Accompanying ESMA’s final report on guidelines, the ESMA has published the “ESMA Economic Report on Stress simulation for investment funds” on 05 September 2019. This Report provides an overview of the framework used by ESMA for stress simulation. It discusses the calibration of redemption shocks for funds, different methods to assess the resilience of funds to shocks, ways to measure the impact of fund managers` liquidation strategies on financial markets and possible second-round effects. Nonetheless, in order to adapt appropriate measures against liquidity risks arising from the assets and liabilities of the fund’s balance sheet as well as its overall liquidity profile, risk managers need to better understand their funds, including their individual vulnerability to liquidity risks.

When assessing the resilience of funds against liquidity shock scenarios, both the impact on the asset side and the liability side shall be considered. Figure 1 illustrates the interaction of the main features of the LST exercise.

Figure 1: Schematic overview the liquidity stress testing (LST) mechanism.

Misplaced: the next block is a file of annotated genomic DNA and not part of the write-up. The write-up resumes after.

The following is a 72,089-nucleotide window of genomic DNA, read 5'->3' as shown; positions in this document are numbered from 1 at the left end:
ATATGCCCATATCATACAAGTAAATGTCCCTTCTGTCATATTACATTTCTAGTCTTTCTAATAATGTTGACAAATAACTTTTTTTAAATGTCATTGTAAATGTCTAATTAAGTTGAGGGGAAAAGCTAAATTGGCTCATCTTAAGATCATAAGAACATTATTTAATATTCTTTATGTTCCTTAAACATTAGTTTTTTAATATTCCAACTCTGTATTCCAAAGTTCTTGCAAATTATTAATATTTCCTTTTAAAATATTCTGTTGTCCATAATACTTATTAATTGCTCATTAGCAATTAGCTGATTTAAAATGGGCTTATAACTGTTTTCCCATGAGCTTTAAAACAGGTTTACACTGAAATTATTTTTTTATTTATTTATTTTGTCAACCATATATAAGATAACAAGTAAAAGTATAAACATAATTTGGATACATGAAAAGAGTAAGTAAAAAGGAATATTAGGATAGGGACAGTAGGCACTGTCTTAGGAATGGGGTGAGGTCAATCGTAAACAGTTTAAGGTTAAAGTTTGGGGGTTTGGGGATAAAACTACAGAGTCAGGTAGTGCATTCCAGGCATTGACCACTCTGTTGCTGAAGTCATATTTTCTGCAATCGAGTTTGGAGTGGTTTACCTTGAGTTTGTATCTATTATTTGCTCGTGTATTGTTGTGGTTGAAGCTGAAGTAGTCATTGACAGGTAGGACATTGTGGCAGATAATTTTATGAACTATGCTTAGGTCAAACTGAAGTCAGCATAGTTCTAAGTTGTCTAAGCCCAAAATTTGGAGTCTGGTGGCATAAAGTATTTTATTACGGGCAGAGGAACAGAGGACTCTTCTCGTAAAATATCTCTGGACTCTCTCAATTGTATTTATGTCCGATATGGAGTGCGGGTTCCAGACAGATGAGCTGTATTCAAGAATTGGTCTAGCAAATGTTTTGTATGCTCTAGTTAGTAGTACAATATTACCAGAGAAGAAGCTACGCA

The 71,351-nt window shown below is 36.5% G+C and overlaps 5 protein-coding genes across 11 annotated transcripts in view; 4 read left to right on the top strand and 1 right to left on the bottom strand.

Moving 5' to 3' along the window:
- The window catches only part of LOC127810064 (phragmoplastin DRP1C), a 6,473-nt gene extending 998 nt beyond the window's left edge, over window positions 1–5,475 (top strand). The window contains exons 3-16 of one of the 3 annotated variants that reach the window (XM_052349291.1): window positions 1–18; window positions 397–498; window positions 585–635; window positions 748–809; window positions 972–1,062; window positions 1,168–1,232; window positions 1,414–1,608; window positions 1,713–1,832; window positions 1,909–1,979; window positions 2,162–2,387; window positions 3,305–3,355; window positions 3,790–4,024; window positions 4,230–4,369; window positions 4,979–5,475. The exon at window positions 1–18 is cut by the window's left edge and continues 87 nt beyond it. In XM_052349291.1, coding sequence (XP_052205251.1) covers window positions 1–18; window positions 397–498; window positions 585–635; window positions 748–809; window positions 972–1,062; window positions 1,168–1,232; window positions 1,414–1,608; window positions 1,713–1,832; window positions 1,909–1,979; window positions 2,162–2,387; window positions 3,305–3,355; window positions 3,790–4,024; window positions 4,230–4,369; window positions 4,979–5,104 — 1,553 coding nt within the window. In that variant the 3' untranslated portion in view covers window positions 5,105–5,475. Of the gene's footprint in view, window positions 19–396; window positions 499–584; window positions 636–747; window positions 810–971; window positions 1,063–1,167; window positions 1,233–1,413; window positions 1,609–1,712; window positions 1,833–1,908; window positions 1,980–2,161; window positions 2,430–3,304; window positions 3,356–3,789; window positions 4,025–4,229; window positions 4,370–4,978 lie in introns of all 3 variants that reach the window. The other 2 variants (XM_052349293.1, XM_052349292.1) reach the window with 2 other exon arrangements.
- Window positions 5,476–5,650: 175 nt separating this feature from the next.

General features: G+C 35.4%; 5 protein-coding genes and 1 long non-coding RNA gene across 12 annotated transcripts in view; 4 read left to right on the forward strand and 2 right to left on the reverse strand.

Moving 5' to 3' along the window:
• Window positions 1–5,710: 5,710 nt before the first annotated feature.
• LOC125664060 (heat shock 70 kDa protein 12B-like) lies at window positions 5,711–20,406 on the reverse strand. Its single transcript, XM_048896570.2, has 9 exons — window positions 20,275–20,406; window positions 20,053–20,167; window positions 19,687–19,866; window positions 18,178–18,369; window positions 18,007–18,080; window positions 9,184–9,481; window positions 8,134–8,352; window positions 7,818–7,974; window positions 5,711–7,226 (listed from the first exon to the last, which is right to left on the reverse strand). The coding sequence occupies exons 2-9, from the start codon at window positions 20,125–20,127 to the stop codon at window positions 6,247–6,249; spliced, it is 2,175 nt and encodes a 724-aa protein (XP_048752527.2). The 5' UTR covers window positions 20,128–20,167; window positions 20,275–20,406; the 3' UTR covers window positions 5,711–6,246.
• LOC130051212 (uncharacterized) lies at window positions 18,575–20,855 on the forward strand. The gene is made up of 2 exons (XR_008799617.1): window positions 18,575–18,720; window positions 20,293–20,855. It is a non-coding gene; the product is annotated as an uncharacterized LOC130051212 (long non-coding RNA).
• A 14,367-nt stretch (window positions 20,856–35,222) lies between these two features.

Asset Liquidity: Scenario impact on fund holdings

The scenario impact on the assets will manifest in a shift in value of specific market parameters, such as the price and volatilities of equities, interest rates, credit spreads, and FX rates and will thus have an effect on the valuation of the fund’s constituents.

Liquidation cost and/or time to liquidation are typically considered by fund managers in order to quantify their overall asset liquidity. These are supposed to be adversely affected by stress scenarios and should hence be taken into account when assessing asset liquidity under adversely stressed conditions. The assessment of liquidation cost and time to liquidation should differentiate by asset type, liquidation horizon and the size of the trade.